When the late Ed Koch, former mayor of New York City, saw How To Survive a Plague, journalist/director David France’s Oscar-nominated documentary about ACT UP (the AIDS Coalition To Unleash Power) New York, he wrote a review for his local neighborhood newspaper. The review was not just a rave but recommended the activists profiled receive Presidential Medals of Freedom! Koch didn’t mention those same people and many others spent much time (including a demonstration documented at the beginning of the film) protesting his administration’s criminally inadequate response to the AIDS crisis. Some of the people he praised in his review, including one of the founders of ACT UP, Larry Kramer, have called him a “murderer.”
Koch is an extreme example of the mainstream’s counterintuitive embrace of this film in particular and ACT UP in general. Although we see video of hateful, reactionary Jesse Helms spewing venom toward the group from the floor of the U.S. Senate we would never know most mainstream (and even some of the gay press’) coverage of ACT UP actions, like the one disrupting a service at St. Patrick’s Cathedral (to protest the Catholic Church’s stance on safer sex) or the one shutting down the Food and Drug Administration (FDA) — archival footage from both actions is part of the film– was far from laudatory.
Still, France’s overview, fortified by his work on AIDS issues in the gay press during the crisis years, is impressive even to those of us who were there. Though I never attended ACT UP meetings I took part in my city’s ACT UP demonstrations (“demos”), did safer sex outreach with ACT UP members and went to the huge Kennebunkport demo, shown in the film, where George H.W. Bush was hung in effigy.
In the beginning of Plague intertitles and footage of people with AIDS close to the end of their lives set the scene, then archival video (including interviews) from ACT UP’s own media collective takes over most of the narrative. We see a loud, crowded meeting of the group where an action is planned and then the action itself, ending with activists being carted off one-by-one, screaming chants all the way to the police wagon. The film captures in this demonstration and the ones it shows later the camaraderie, exuberance and carnival-like atmosphere of ACT UP’s brand of activism, so necessary in an epidemic which devastated everyone in its path.
AIDS decimated the population of gay and bisexual men during the period covered in Plague, and I’m not sure most young queers realize the effect that loss still has on our community. In the film, I noticed the t-shirts many of the activists wore (the film repeatedly captures on many bodies the unisex, activist uniform of: a t-shirt, motorcycle jacket, jeans and Doc Martins) were unmistakably designed by acclaimed artist Keith Haring (which he did as a fundraiser for ACT UP: he also makes a brief, wordless appearance in a demonstration in the film). The music in Plague is by cellist and vocalist Arthur Russell. Both men died of AIDS in the early nineties. They make up one small corner of the heart of queer culture lost during that time period.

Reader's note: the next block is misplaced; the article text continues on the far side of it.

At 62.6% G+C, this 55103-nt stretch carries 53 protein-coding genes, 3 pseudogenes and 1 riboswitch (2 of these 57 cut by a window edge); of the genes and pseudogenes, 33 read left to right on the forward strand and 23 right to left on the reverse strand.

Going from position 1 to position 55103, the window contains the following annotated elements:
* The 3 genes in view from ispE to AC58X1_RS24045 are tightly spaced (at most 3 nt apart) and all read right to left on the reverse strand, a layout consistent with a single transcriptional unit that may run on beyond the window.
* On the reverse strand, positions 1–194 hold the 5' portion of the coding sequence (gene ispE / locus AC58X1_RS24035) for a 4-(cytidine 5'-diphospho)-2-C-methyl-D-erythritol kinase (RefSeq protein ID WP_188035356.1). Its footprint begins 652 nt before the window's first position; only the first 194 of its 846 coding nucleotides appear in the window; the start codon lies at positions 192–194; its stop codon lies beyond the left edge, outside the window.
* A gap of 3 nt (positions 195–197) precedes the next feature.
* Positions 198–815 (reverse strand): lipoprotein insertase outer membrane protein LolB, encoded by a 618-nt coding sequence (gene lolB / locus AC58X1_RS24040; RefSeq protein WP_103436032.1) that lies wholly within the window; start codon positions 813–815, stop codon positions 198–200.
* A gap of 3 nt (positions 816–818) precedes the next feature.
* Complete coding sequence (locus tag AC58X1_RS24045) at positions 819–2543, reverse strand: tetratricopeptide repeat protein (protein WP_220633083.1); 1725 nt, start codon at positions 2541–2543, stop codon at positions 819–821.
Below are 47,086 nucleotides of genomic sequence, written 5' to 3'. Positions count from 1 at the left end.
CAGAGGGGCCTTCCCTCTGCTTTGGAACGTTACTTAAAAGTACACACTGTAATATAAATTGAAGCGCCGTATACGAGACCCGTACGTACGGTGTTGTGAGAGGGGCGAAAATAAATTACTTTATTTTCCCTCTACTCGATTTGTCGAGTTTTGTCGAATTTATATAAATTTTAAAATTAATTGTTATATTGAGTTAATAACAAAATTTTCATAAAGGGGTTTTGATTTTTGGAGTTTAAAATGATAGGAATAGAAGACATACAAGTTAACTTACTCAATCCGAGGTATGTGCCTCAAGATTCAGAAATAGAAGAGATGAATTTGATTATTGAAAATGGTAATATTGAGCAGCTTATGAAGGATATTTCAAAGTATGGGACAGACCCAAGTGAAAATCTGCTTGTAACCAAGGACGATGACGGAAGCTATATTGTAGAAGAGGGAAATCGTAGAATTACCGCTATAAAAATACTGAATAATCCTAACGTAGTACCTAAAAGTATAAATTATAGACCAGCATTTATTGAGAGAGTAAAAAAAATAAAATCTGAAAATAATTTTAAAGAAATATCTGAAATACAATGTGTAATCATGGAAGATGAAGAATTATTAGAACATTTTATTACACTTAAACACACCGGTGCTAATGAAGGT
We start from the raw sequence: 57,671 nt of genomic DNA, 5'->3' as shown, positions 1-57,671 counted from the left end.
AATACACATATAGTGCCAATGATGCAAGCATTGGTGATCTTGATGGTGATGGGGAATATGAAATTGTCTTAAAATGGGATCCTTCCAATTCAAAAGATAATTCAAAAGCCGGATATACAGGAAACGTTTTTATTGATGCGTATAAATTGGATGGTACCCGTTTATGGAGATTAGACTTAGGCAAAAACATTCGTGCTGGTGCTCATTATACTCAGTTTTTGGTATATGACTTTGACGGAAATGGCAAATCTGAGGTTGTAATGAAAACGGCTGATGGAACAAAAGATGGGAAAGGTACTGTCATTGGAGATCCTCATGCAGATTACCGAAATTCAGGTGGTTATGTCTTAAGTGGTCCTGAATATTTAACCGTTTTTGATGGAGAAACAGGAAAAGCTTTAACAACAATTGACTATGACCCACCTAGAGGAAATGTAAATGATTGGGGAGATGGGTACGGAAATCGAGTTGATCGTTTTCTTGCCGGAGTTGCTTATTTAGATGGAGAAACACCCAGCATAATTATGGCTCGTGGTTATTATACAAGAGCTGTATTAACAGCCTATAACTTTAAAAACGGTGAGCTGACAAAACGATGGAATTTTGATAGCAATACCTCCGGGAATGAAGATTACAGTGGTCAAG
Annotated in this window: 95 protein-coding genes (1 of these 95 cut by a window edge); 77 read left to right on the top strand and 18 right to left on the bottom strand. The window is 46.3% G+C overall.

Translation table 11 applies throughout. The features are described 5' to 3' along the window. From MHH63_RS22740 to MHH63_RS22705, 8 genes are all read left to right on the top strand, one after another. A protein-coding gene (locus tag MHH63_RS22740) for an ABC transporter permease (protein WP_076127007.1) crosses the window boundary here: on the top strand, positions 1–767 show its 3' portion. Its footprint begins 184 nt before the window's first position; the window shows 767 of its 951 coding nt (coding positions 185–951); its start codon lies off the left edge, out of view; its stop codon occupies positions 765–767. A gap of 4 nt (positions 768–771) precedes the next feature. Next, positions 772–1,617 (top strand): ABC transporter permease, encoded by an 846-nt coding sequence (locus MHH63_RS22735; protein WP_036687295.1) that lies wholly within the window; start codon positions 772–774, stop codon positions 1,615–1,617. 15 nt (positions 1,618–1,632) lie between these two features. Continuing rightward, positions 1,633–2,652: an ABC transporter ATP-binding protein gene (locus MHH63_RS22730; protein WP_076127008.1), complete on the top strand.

France expertly pieces together newsreel footage and present-day interviews, but for most of the story he culled hundreds of hours of ACT UP’s own electrifying videotape, some of which is also included in United in Anger another film released in 2012 about ACT UP New York. Audiences should see both, because at least as many riveting films could be made about the AIDS crisis as have been made about World War II.
I’ve read some blog criticism that How To Survive a Plague is the rich, white, male version of United in Anger. In contrast to Plague,Anger spotlights many more HIV-positive women and women of color in ACT UP as well as men of color. It also makes clear that part of the schism (also documented in Plague) between ACT UP and the Treatment Action Group (which helped develop protocols for drug trials and accelerated drug approval by working with pharmaceutical companies) was because the latter was made up mostly of white, gay men. But since Plague is, in the end, about (spoiler alert) those who survived HIV, its focus on privileged, white, gay men, while not enviable, is inevitable.
Part of what galvanized these men into action was their outrage that even though they had been bond traders, movie producers, PR executives and Ivy League graduates, because they were gay (or bisexual) and because they were HIV-positive, the medical establishment and the government still treated them as if they were scum. The film documents in interviews with them as well as scientists their tireless work. We see, toward the beginning, a member of the drug buyer’s club rattle off a laundry list of medications before saying, “None of which work, by the way.” Toward the end, years later, we see how the Treatment Action Group helped bring to market the protease inhibitors and combination drug therapies that continue to extend the lives of many people with HIV (at least those with access to these drugs) today.
Those drugs have not eradicated AIDS, but changed it from a virus that killed everyone it infected (we see one man quietly recite the ACT UP chant “ACT UP. Fight back. Fight AIDS,” to end the eulogy he gives at a fellow ACT UP member’s public funeral procession, then see his own obituary in the newspaper) to a disease that many people can now live with for decades.
One of the most moving scenes in the film is close to the end when we see the survivors (many of whom we had seen only in archival footage up to this point) in a series of long, silent close-ups, as they are now, all of those twenty years etched onto their faces and the wrinkles, jowls, grey hair and aging itself becomes a triumph, as it rarely is on American movie screens.